Follow these basic instructions for longest vase life.
Did you know that the first 24 hours after delivery is the most crucial period, affecting the longevity of your flowers because they absorb half the water they require to survive during this time?
For Longest Vase Life
Use a clean vase and fill it with lukewarm water. Use tepid water as most flowers do not easily absorb cold water. Your flowers will look best for longest if you keep the water fresh and the vase clean by changing it on a regular basis (every two days). Re-cut the stems approximately 2-3cm on an angle with sharp scissors or secateurs. Keep your flowers in a cool place and away from draughts extreme heat and electrical appliances such as microwaves, televisions, computers and heaters. Keep flowers away from fruits as they release a gas called ethylene, which accelerates the ageing process in cut flowers. Remove any dead flower heads or leaves, this will help to prolong the life of the remaining flowers and promote other buds opening.
Replace water in vase and re-cut stems (as above) every 2 days. To maintain the arrangements form, use an elastic band or some string to hold the stems together while out of the vase. After cleaning the vase and trimming the stems place back in fresh water and cut off the string/elastic. Remove any dead flower heads or leaves from the bouquet.
Gift Wrapped Bouquets
Remove paper wrapping from the bouquet as it is purely decorative and protection for the blooms. Leave the binding that holds the bouquet together intact to retain the design.
Re-cut the stems 2-3cm on an angle with sharp scissors or secateurs and place into water immediately. Clean your vase; change the water and re-cut stems every 2 days. Remove any dead flower heads or leaves from the bouquet.
Occasionally air bubbles form in the stems and can inhibit water absorption, causing the bloom to wilt.
Re-cut the stem on an angle under water and hold under water for approximately 10 seconds; this will release the air bubbles and revive the wilted bloom.
Tulips are generally delivered in bud form and open up over time to reveal their colour.
Re-cut tulip stems on an angle every 3 days. Tulips don’t mind dirty water. Tulips continue to grow once cut and generally grow towards the light.
They usually mature with a natural bend or ‘droop’, which is normal, but if you wish to keep the flowers upright, wrap the bunch in damp newspaper and stand in water overnight. Tulips will last best in a cool temperature or where the room is not heated.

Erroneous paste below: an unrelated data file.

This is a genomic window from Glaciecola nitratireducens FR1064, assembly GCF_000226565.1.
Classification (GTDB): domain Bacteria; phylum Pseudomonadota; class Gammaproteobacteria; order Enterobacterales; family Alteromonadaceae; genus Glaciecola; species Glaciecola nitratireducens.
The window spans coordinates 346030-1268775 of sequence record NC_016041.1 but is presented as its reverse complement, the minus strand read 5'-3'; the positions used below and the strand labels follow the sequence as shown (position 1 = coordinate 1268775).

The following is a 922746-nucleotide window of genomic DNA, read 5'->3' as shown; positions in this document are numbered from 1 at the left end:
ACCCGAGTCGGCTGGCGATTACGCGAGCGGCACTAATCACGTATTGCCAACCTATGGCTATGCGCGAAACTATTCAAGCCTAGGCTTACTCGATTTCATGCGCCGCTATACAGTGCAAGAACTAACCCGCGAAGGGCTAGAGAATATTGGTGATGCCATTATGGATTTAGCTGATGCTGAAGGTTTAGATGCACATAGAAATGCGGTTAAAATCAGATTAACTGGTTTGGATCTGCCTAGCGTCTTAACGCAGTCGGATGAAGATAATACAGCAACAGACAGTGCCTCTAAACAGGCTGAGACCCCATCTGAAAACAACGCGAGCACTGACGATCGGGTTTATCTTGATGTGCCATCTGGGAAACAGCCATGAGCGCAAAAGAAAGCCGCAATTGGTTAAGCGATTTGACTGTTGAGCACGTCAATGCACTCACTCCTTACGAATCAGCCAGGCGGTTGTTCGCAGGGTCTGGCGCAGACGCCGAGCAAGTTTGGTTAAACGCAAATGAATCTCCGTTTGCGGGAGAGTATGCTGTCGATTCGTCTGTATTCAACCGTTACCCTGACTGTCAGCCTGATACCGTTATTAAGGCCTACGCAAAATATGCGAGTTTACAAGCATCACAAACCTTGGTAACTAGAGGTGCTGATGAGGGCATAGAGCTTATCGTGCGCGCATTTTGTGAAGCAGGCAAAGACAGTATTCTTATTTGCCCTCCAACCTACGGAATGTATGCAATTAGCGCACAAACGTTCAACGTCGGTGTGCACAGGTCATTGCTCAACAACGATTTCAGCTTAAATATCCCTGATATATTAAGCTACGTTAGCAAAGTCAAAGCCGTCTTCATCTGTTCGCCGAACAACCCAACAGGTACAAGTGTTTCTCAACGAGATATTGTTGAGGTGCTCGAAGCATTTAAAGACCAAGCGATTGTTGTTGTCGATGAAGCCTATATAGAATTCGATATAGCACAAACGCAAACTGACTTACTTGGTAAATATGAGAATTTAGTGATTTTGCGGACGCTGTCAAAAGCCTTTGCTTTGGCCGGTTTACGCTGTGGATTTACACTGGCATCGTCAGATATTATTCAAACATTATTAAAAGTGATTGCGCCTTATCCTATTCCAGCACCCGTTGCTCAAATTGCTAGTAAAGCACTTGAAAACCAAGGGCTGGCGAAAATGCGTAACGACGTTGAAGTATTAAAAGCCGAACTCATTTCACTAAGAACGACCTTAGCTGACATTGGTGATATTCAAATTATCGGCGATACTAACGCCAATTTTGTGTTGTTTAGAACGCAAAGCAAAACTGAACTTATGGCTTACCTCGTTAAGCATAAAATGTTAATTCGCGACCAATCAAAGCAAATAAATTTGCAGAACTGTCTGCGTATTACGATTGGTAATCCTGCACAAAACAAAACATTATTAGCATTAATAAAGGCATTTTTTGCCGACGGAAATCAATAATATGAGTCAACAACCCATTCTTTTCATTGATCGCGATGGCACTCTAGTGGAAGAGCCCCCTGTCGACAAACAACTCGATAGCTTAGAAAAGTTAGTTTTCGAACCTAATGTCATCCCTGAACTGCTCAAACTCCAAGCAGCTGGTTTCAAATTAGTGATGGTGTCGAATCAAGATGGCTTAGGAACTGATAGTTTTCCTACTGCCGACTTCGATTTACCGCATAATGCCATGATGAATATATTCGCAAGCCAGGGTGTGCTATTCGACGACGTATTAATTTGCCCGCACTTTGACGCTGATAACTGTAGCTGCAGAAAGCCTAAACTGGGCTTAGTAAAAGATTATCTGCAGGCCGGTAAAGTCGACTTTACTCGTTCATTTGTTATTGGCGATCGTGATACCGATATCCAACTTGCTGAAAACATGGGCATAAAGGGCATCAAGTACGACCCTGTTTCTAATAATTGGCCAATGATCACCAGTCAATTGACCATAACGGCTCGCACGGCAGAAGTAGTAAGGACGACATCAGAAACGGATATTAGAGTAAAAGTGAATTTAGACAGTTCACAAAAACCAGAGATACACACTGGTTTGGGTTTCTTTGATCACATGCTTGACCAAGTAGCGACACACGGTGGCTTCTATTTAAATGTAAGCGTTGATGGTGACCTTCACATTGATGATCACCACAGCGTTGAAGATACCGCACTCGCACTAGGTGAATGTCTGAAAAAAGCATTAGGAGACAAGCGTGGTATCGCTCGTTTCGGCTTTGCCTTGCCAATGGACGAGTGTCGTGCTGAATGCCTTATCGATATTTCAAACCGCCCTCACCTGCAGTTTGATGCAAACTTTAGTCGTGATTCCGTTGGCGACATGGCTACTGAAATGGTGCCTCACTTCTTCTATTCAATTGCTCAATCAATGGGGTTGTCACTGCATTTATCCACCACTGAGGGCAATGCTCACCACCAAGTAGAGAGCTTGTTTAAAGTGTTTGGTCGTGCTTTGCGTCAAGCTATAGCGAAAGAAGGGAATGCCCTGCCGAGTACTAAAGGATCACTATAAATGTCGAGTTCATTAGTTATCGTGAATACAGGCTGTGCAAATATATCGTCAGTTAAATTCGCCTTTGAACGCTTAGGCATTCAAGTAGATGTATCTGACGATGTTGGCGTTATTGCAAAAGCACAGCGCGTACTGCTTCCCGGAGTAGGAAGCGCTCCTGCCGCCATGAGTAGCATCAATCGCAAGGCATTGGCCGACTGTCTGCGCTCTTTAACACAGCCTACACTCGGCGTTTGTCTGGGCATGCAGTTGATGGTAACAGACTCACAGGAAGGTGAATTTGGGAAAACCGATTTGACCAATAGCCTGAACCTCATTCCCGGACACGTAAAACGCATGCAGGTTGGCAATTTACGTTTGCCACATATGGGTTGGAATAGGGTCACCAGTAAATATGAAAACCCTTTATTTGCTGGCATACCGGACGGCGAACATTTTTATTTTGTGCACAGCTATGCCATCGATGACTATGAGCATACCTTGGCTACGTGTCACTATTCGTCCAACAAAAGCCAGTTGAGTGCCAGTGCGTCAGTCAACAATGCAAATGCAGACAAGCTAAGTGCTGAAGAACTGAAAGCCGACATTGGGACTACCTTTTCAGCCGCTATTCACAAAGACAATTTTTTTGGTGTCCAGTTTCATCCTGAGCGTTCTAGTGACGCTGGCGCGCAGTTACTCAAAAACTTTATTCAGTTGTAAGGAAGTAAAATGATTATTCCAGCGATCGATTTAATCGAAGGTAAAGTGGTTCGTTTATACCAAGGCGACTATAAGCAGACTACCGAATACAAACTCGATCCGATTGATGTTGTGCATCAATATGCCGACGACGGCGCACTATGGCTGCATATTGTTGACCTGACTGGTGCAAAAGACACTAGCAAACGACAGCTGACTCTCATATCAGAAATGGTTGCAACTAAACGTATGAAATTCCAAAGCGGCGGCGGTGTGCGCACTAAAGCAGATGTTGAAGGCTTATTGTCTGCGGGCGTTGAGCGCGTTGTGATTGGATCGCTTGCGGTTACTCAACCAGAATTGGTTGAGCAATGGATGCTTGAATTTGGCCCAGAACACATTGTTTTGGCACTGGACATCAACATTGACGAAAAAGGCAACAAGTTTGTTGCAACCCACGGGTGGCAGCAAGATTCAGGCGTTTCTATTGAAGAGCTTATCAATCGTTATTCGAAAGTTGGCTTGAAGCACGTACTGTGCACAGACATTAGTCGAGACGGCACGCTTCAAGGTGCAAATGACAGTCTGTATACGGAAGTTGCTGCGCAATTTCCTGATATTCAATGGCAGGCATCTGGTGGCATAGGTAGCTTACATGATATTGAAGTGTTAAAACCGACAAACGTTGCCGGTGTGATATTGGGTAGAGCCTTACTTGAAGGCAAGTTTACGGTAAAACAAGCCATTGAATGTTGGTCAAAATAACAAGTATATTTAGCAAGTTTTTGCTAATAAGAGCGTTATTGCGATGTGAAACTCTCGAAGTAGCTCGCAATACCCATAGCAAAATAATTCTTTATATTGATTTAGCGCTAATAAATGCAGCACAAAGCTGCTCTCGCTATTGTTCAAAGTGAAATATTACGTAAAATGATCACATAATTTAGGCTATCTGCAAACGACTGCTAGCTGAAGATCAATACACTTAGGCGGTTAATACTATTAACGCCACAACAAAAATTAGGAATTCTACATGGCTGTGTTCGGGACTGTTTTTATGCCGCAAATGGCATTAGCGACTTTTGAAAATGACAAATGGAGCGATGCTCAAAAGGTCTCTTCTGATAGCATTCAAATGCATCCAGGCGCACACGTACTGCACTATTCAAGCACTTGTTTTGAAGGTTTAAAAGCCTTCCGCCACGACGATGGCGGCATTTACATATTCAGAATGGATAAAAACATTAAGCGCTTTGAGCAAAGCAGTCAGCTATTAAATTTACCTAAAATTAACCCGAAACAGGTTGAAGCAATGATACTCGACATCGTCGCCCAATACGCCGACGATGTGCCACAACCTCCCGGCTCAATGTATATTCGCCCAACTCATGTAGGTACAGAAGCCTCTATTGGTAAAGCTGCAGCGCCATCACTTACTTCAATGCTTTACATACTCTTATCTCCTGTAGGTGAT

Remove wet wrap or vials from the stems and remove all leaves that sit below the water line in the vase.
Cut stems on an angle about 2-3cm – this will assist the roses to drink properly; do not bruise or flatten the stems by using blunt utensils.
Ensure the vase you use is clean.
Use room temperature water: oxygen is drawn up more easily through the stems when water is tepid.
Gently remove any discoloured outside petals (these are left on during shipping to protect the rose head).
Change the water in the vase every second day.
Continue to remove old outer petals from the rose head to allow the rose to fully open.
Lilies will open better in well lit areas.
Re-cut stems 2-3cm on an angle every 2 days.
We suggest removing the pollen from within Lilies as they open to prevent the staining of clothing, furniture and rugs. This can be done with a tissue to ensure you fingers are not stained. Should your clothing become stained the easiest way to remove the pollen is to dab the area with adhesive tape, gently lifting off the grains.
If you rub it with a cloth, it will only become embedded in the fabric.
Gently submerge hydrangea heads in a sink of cold water when weather is hot or if their heads are flagging.
Slice bark from the bottom of the stem and make a vertical slit in the base to permit a greater water intake.
Fill a mug with boiling water, Dip 3-5cm of the stems into the boiling water for 5 seconds only and then place directly into your vase.
Flowering bulbs include hyacinths, daffodils and tulips. Cut away the white part of the stem, which does not take up water effectively and cut stems at an angle.
Milky stems ooze sap, which can form a waterproof seal and stop the flow of water up the stem, also making the water cloudy. Singeing the cut stem will help prevent the problem.
Such as Native flowers. Slice bark from the bottom of the stem and make a vertical slit in the base to permit a greater water intake.
Such as Gerberas and Poppies generally don’t like deep water. Place hairy stemmed flowers in water no more than 6cm deep.